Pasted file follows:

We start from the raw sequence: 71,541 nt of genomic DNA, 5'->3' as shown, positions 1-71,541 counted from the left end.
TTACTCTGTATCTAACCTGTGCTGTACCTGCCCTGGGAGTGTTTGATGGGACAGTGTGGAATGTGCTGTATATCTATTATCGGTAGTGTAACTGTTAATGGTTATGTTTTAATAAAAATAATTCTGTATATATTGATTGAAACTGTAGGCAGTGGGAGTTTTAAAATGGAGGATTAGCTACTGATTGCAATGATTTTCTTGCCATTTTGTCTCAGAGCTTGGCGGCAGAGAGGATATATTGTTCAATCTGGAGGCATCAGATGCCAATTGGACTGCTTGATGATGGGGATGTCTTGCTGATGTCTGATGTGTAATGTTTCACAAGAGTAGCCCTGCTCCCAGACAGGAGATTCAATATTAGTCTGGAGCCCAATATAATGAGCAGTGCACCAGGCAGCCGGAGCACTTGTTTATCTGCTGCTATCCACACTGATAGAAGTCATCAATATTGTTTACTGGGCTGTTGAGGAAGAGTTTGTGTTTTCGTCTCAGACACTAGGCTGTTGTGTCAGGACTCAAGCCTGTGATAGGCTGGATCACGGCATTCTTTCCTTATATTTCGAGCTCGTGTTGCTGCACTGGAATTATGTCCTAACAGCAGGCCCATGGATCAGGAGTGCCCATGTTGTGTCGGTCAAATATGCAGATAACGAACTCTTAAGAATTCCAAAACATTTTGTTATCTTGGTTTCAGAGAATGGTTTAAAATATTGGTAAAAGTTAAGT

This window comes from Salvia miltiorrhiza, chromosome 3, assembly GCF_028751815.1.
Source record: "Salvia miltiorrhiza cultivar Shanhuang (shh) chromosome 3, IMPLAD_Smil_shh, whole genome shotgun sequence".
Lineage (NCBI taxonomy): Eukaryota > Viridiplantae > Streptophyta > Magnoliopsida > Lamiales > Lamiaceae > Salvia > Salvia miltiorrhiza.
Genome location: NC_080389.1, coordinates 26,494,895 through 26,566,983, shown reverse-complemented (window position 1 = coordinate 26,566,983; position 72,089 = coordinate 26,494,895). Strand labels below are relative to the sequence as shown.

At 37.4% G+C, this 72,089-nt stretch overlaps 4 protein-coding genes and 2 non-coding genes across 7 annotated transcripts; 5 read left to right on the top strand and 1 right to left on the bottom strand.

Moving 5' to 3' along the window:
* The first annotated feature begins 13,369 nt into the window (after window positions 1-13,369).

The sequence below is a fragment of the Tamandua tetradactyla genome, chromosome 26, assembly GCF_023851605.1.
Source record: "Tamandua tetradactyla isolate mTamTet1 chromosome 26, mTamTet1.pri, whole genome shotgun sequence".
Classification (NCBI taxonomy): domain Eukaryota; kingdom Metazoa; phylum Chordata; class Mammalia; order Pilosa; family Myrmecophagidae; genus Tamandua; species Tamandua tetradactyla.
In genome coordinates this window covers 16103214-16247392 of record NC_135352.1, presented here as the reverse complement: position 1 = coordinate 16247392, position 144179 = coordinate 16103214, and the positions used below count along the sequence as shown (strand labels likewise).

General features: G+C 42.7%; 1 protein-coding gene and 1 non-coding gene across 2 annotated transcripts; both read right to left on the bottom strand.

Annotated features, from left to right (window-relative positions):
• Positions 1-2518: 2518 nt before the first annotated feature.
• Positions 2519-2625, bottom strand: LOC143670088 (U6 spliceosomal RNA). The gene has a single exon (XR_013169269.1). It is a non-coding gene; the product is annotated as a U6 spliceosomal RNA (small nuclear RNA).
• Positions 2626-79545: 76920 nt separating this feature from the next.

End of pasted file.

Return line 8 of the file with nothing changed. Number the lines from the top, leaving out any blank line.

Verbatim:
Moving 5' to 3' along the window: